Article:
While it didn’t come up here, I’ve also been looking into superconductor transmission — while that has been a long time coming, it now seems to be gaining some real traction.

    In general, my bias is toward greater improvements in efficiency and more decentralized, distributed solutions. What we need broadly is greater infrastructure resilience and adaptability.

    Anyway, thanks for bringing up this interesting discussion.

  14. SJ Fernandez on

    Before I add my comments let me make two statements in the interest of full disclosure. The first statement is that from 1985 to 1994 the Idaho National Laboratory was operated by the Westinghouse Electric Company and I was taught the lessons of the “Current Wars” history from the viewpoint of the winning AC (Westinghouse) side. I never received equivalent historic re-education from the GE (Edison) DC side. The second disclosure is the DC-AC discussion is a traditional Blue-Green clash of resilience vs renewable insertion and most of my funding has as its objective assuring a resilient grid does not get lost in the arguments of alternative generation insertion.

    My observation is that there are good solid reasons that the current bulk transmission grid is mostly AC with DC components providing specialty functions. I will list a few of these with my observations about how the issues can be framed from a public policy viewpoints.

    1) DC power currently has a break even point of transmitting power for more than 300 miles before the power enters the distribution system. The reason is the step down in voltage requres exceedingly expensive substations that may require several acres of lay down site. This is compared to relatively inexpensive stepdown transformers for AC transmission lines that can be sited near the population centers. It takes the losses from AC over this distance to make up the costs in the DC substations. There are times when this makes sense, especially undersea cables. Great examples include cables from Norway to the Netherlands, BC to Vancouver Island, and overland cables to remote areas of China that extend to over 2000 km.

    2) DC power can not be used until it reaches its final destination. Not a problem if you are transmitting across the North Sea. However, if the line passes through communities, say along the route from ND to Southern Califonia, substations cannot be built later in the Intermountain West to take advantage of the transmission lines. In this case it is analogous to a Superhighway with one one-way on-ramp and one one-way off-ramp. Diners and motels along the way see no benefit from the road coming through their town. For the subject DC line, Omaha sees no increase in power availability from the line coming through town. The argument that taps can always be added on is an argument used for AC bulk transmission.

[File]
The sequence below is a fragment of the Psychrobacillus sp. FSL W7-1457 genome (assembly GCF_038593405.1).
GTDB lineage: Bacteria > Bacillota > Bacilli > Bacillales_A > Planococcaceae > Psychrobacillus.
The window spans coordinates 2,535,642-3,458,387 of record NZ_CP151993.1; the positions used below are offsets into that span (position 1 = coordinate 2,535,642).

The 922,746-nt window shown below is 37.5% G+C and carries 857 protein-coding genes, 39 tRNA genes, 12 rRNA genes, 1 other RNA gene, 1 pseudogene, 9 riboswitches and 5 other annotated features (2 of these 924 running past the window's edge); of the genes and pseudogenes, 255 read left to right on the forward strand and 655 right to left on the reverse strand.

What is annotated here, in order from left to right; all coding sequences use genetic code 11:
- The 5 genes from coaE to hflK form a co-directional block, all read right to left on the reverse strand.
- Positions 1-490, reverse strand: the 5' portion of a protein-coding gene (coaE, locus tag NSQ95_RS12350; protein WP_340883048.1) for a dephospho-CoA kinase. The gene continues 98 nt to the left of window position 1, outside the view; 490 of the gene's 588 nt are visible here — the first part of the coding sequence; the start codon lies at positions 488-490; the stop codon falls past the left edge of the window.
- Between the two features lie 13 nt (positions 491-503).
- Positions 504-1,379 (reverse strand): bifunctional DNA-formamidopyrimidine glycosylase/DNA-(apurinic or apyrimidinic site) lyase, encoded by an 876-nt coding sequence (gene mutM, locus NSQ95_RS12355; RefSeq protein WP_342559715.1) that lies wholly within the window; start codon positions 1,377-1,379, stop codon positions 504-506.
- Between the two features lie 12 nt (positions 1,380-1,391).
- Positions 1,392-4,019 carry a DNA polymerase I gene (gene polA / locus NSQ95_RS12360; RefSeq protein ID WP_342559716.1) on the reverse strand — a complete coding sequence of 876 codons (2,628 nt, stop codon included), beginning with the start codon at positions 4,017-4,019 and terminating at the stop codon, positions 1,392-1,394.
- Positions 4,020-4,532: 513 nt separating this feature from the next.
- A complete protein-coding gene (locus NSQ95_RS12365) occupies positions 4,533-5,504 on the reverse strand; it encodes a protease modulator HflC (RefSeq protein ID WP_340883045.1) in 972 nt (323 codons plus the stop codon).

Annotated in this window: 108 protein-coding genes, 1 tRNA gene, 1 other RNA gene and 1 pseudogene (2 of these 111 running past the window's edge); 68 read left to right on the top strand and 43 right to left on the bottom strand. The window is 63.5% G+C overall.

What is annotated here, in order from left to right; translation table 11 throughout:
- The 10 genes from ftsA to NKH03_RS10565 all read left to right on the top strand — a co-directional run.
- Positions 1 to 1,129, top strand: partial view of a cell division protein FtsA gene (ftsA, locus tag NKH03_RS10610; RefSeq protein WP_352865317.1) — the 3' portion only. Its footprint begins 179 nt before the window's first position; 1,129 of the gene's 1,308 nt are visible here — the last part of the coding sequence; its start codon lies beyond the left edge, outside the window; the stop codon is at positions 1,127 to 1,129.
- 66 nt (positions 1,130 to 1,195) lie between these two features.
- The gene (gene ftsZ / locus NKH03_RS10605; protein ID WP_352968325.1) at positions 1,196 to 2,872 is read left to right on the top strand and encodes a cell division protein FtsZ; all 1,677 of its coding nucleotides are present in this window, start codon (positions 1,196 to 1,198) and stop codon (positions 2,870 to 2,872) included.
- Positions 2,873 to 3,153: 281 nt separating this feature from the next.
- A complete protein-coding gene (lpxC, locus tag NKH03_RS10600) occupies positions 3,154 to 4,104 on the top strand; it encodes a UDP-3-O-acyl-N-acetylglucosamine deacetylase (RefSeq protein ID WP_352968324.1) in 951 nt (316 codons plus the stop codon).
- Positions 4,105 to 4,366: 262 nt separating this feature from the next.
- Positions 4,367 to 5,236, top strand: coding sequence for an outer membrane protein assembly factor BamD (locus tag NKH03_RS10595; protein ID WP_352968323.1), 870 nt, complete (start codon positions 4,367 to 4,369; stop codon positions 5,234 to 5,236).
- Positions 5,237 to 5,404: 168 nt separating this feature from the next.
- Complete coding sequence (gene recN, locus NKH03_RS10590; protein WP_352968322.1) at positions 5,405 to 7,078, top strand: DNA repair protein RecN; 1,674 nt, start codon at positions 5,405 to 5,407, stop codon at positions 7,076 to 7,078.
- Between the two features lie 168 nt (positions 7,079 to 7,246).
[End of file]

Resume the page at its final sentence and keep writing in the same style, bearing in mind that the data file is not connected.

3) DC is one way, AC is bi-directional. Power in our example would flow only from ND to So. California or — at best– power flows from ND to California in the summer and in the reverse direction in the winter. This is the scenario for the cited Califonia DC transmission line where power flows from the Pacific Northwest to California in the summer and the reverse direction in the winter. However, this California line is co- located with AC transmission lines to provide the off-ramps for portions of power (the local roads) while a portion of the power is placed on the express moving un-interruped to its final destination in the north or south depending on the season. Because power moves only in one direction, the DC transmission does not contribute to smart grid re-configuration for reliability that you find within the AC grid.

    4) DC connects incompatible sections of the grid created by emergecies. When different parts of the grid are separated to isolate disruptions in one part of the grid and prevent them from spreading to other parts of the grid, they are connected by DC transmission lines. The stronger the connection (greater the power capacity) the more power is transmitted between asynchronous (out of phase) islands of the grid network. However, disruptions in ND are rapidly transmitted to the grid in California to be mitigated by actions on the West Coast. Transmitting these disruptions is a consequence of a less robust and resilient grid.

    5) DC is more compatible with early super conductivity cable introduction. Super conductive cables are virtually loss free in DC applications. As a first introduction philosophy, DC transmission corridors that are amenable to underground superconductivity cables will reach their ROI targets sooner than an AC transmission system.

    6) Strategic DC transmission corridors can reduce the demands on the existing AC transmission system. If centralized wind, solar, hydro, nuclear, etc. can be transmitted to a single interconnect access pont that through careful planning reduces the need to wheel power through the WECC region AC transmission system, the overloaded transmission lines we identified in our 2008 paper would look much different. However, strategic single point and one-way critical nodes become single points of failure. Single points of failure potentially create some new vulnerabilities and reduce margins against wide area transmission failure.